As you’ve probably heard, Utah now has the largest ski resort in North America.
But did you know that Utah actually has two resorts over 7,000 skiable acres and at one of them you can get a $4 slice of homemade pizza?
If this is news to you, then it’s time to discover Powder Mountain, a really big resort, with a really chill attitude, in northern Utah.
And while the price of a slice appeals to the mom in me, Powder Mountain’s 7,200 acres of skiable terrain appeals to the skier and rider in each of us.
A Big Idea Leads to Big Skiing
The idea of a ski resort near the small town of Eden, Utah took root in the 1950s when physician, rancher and local landowner Alvin Cobabe was horseback riding with friends. Surveying the landscape, one of his buddies mentioned that the terrain was perfect for skiing.
Intrigued by this idea, Cobabe spent the next two decades acquiring 14,000 acres of property in the area. In 1972, he opened Powder Mountain with one lift and an outdoor barbecue.
Lifts, lodges and additional terrain were added regularly and in 1999 Pow Mow (as the faithful know it) became the largest resort in the United States.
This season, you’ll find over 7,200 acres served by 7 lifts, the Powder Country shuttle, and the Lightning Ridge and Raintree single-ride snowcats. Additional backcountry terrain is open to full-day guided catskiing, giving Powder Mountain not only a formidable acreage total, but some uniquely diverse skiing and riding.
Powder Mountain is an “upside-down” resort, where much of the skiing falls below the lodges and parking lots.
Twenty-five percent of the terrain is beginner, with green runs found off of each lift.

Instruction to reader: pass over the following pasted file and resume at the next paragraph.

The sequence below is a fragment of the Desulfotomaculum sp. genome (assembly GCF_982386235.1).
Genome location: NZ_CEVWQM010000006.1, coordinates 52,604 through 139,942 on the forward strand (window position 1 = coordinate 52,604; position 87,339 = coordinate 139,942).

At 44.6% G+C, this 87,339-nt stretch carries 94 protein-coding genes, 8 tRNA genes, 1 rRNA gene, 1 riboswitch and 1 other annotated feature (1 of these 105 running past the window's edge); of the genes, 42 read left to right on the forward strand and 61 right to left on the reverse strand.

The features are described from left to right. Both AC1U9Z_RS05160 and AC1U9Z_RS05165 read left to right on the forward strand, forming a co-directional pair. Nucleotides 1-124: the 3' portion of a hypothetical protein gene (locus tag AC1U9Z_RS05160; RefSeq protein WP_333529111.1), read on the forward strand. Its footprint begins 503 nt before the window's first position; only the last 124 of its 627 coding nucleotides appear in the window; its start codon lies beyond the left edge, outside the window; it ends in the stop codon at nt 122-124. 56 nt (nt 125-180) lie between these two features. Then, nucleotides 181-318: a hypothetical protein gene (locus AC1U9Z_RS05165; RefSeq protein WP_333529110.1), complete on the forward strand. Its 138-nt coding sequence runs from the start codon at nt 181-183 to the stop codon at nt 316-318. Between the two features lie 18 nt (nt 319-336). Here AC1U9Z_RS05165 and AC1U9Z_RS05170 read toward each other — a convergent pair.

Beginners often start at Sundown. The Sundown lodge is the first lodge you meet driving into the resort and the home of Pow Mow’s Ski and Ride School.
The Sundown runs are mostly green and blue, and 50% of the trails are groomed. Duck in and out of the trees. Find secret powder stashes and then rest your legs on the groomers.
Sundown also has night skiing and this part of the resort is open from 9:00 a.m. – 9:00 p.m. every day.
Hidden Lake is the heart of the mountain with terrain for everyone. Topped off by the Hidden Lake Lodge and parking area, this is a great place for families. Much of the terrain directly adjacent to the lift is low angle, dotted with sweetly spaced glades. Build your tree skiing skills on easy greens like Mushroom Valley or Picnic and then work your way through the blues to several advanced runs.
If you’re looking for more challenge, drop into Powder Country, 1,200 acres served by a free return shuttle.
Or, traverse to the Sunrise Poma lift and lose yourself in the North Slope trees. From here you can also take the Raintree snowcat into Cobabe Canyon.
Above and beyond Hidden Lake are Mary’s, Lefty’s and Gertsen Canyon, three areas reserved for guided catskiing.
While you can park at the top of the Hidden Lake Express, you’ll find more options for riding and parking at Timberline Lodge.
In addition to housing the resort’s main cafeteria and the Powder Keg bar (with live music most afternoons), Timberline is where you’ll find the Adventure Center. Book single ride or full-day catskiing and inbound guided tours here.
Ski down to the Timberline Triple Chair and enjoy short, steep black runs like Exterminator and Dynamite.
Work your way across the mountain to the Hidden Valley Express or ski to the bottom of the Paradise chair.
True to Pow Mow’s upside-down nature, the steepest, most challenging lift-served terrain is found in the chutes and glades on both sides of the Paradise lift.
Although the lift base is only 6900 feet, weather patterns provide ample snow in this area, and the more challenging aspects keep many skiers and riders away, thus preserving powder for days.